Restaurateurs, chefs and their public relations people aren’t known for their subtlety. Sure, it’s hard to get ahead in this crowded market if you’re not humble-bragging or constantly selling, but sometimes quiet, nose-to-the-grindstone work rises above the din.
Fine Palate falls into the second category. The haute cuisine Philly catering company just opened its first restaurant, at the Aria Building at 231 S. 15th Street, in a space that housed the abruptly closed Treemont. The showrunners of Fine Palate are quietly and slowly building credibility within the local dining community — but owner Courtney Dow and chef Vince Joseph aren’t very talkative. They let the sculptured global fare of the restaurant and the catering company (which translates in French to “Le Bec Fin”) do the heavy lifting.
“The focus of our restaurant is our guests,” says Dow. “It’s not about the owner or the chef. It’s about our collective ensemble of talented passionate people — our cooks, our bartenders, our attendants — as well as our food and drinks.”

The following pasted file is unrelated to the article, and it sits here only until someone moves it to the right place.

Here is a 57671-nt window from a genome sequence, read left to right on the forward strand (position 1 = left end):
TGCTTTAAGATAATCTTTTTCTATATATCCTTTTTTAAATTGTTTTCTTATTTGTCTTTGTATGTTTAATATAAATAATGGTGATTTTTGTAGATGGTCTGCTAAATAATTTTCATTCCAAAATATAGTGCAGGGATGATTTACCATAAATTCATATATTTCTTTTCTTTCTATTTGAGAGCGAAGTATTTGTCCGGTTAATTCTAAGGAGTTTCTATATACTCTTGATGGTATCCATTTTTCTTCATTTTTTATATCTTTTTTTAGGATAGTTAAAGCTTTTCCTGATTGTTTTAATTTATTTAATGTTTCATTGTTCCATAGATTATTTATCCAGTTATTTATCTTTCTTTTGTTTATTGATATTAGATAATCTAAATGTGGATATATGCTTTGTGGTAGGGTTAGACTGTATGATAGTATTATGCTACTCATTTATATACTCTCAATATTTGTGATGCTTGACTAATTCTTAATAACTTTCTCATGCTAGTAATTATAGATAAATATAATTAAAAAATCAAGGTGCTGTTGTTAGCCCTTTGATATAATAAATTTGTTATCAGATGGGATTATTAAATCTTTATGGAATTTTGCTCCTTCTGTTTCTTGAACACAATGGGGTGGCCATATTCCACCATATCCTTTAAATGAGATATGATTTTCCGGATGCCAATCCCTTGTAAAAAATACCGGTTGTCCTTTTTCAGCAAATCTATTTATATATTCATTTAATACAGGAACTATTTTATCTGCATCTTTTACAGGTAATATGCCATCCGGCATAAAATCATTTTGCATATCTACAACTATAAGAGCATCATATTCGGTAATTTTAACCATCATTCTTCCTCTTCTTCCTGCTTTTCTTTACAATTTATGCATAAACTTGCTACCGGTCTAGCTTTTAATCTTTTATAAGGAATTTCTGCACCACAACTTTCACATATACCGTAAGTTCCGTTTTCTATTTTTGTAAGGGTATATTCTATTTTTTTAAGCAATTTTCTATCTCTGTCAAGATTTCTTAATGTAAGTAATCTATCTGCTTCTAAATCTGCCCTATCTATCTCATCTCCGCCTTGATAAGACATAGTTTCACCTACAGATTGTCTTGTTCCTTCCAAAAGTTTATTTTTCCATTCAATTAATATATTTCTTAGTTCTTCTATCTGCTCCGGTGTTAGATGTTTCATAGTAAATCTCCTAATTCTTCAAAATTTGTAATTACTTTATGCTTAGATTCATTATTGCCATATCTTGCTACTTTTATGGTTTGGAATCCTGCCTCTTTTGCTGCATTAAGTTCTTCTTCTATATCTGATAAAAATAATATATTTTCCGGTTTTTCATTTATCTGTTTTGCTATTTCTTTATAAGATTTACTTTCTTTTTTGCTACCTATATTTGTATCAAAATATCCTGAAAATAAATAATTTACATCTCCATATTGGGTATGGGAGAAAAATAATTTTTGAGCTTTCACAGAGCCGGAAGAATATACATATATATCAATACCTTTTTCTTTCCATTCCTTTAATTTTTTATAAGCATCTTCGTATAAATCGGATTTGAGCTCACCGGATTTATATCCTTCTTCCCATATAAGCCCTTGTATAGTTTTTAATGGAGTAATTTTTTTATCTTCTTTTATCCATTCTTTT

Stopping into Fine Palate late at night and seeing the crew close out the evening was just as much like watching a family pulling tablecloths and candles off a Thanksgiving table as it was a newly bustling restaurant. Fine Palate’s bosses and their additional chefs are used to the flow: Dow has been in the hospitality business for 10 years, Joseph for 15.
Better still, the year-old company only recently finished their run at Le Bok Fin, the pop-up hot spot terrace atop the closed Edward W. Bok Technical High School in South Philadelphia. From Aug. 7 to Sept. 13, Fine Palate was the caterer for developer Scout’s vision of the (literally) high life, with Dow and Vince serving casual French fare of croque monsieur, steak tartare, Nicoise salad and such. “Le Bok Fin was fun,” notes Dow. “It provided a great medium and an expression of art.”
The tall, narrow space of Fine Palate doesn’t have the dreamy open-air ambience of Le Bok Fin, but its modern woody look is darkly romantic and subtly gilded and its mix of Japanese, Chinese and European cuisine is quietly adventurous.
The menu includes very shareable small plates: simple items such as matzo and chicken dumplings, smoked roasted eggplant, and Swordfish skewers. Then there are larger dishes even better for sharing, such as the Creekstone Farm ribeye steak with charred garlic and potato puree.